"Where have all the flowers gone
Long time passing
Where have all the flowers gone
Long long time ago
Where have all the flowers gone?
Girls have picked them every one
When will they ever learn?
When will they ever learn?"
Gaillardia x grandiflora 'Fanfare' is a hybrid Blanket Flower, a cross between two North American native wildflowers, G. aristata & G. pulchella. 'Fanfare' was developed in Sussex & first marketed through the Farplants nursery collective in the UK. It is only quite recently (in 2003) available in the USA, but by 2005 already something of a standard offering in independent Northwest nurseries.
During its first field trials, it was already being rumored for release in 2005, but performed so well & had such obvious commercial possibilities that it was fast-tracked for production. The target date for release in the USA was July 2003, but it turned up a month sooner than that in a local nursery, & I obtained two one-gallon pots of it at first sight.
It was first discovered by Richard Reed in 1997 as a sport either of the hybrid cultivar G. x grandiflora 'Dazzler,' or of 'Goblin,' the uncertainty arising from not having been planned. The sport appeared spontaneously in a garden in Pagham, West Sussex (anything from Pagham has just got to end up in Paghat's Garden too).
My first two clumps died out of the garden after one good year. I'd perhaps had them in much too rugged & dry a location, for even drought-tolerant plants have their limitations, but I was never quite sure why they didn't perennialize. A year or two later I installed a patch in a friend's garden wehre I was doing some landscaping, in a sunny spot that got moderate watering in well-draining organically rich soil.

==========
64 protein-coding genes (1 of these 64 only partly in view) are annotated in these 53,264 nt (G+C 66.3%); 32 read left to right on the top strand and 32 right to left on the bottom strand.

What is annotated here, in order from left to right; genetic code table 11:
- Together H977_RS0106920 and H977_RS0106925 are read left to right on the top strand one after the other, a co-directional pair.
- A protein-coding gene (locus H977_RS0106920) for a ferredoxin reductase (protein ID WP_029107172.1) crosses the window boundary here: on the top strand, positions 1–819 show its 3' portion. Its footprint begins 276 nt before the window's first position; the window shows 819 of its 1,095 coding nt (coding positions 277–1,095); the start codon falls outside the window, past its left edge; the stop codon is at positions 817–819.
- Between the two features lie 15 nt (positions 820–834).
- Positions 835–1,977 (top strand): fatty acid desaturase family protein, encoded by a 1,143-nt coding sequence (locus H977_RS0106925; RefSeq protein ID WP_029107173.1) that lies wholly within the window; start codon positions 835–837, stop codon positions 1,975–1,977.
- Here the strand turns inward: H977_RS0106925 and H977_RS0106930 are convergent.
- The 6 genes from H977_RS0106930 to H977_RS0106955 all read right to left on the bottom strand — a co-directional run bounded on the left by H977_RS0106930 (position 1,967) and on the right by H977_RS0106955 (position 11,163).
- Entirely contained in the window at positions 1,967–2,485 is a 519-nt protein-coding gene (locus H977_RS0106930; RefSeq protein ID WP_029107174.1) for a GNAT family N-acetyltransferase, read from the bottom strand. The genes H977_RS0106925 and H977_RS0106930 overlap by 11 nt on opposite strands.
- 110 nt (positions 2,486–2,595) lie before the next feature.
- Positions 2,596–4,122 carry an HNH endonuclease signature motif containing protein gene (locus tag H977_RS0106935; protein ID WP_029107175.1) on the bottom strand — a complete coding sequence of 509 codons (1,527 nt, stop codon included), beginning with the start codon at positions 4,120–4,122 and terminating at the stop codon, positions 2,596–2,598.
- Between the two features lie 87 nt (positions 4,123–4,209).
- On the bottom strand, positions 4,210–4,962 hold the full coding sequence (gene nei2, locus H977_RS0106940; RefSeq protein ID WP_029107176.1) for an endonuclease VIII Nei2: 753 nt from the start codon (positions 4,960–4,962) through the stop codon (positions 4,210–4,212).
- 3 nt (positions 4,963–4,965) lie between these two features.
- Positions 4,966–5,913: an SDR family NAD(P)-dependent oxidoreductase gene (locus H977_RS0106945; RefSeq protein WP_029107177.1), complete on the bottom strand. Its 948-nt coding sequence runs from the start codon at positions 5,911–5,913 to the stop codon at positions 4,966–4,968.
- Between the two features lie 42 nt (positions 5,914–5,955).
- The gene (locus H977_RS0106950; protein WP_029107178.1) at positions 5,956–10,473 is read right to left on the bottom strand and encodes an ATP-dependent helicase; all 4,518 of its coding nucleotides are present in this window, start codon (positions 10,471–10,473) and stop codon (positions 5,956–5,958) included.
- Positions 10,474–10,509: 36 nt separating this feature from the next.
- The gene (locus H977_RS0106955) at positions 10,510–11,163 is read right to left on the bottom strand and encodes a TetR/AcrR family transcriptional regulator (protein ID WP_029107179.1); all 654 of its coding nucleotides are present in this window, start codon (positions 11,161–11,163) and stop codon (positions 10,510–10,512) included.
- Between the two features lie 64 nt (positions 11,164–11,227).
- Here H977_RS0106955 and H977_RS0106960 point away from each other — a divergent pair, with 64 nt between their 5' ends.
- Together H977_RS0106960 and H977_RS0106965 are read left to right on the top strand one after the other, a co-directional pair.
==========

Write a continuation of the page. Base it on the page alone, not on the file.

'Fanfare' possesses vibrant, large (over three inches), & rather strange flowers. Gaillardia blossoms give the general impression of unusually bright pumped-up daisies, & 'Fanfare' is more than usually bright. On closer examination, one realizes that each radiating petal is actually a distinct trumpet-flower.
In Northwest gardens it begins blooming by June, & continues until first frost of September or October. As each flower ages & drop their petals, there remains a coneflower-like seedhead which has its own charm, & can be snipped off as they wear out to keep the clump reflowering.
The clumps grow a foot or a foot & a half tall, & will spread about as wide. They are sufficiently cold-hardy to be grown down to zone 6, or 5 with winter mulching & protection. In Zones 7/8 it is semi-evergreen for its basal foliage, but should be trimmed back mid to late winter.
Gaillardia hybrids are shortlived even if they perennialize for a couple of years, but can be further propogated either by seed or cuttings. They are in general not susceptible to disease, but crowding & poor air circulation can attract powdery mildew, & poorly draining soil or heavy winter rains, or overwatering in summer, will result in rootrot & the clump's disappearance from the garden. In conditions greatly to its liking, it might naturalize without further attention.
But even if it is grown as a defacto annual, its performance is worthwhile for its extremely long blooming time. It attracts hummingbirds to the flowers & finches to the seedheads, & is a favorite of butterflies & bees.
The common name Blanket Flower is believed to have arisen as a reference to Native American rug weavings of the American Southwest, which used similar colors. So it was also called Indian Blanket. A romantic legend, undoubtedly originated by white settlers, tells of an Indian child lost on the prairie. As the sun was going down, she became cold & afraid, & asked the Great Spirit to provide her with a blanket. When she awoke at dawn, she was covered over with flowers that were the same colors as her mother's weavings.
But it has also been suggested the name arose from the density of its flowers so that a colony of gaillardia formed a continuous blanket of blooms. It's also known as Firewheel, Bandana Daisy, Sunburst, or Sundance Flower.
According to Aztec legend, gaillardia was originally only yellow, but with the murderous arrival of the Conquistadores, the flower felt sadness for over Aztec blood so freely spilled, & added red to its petals to honor the slain.
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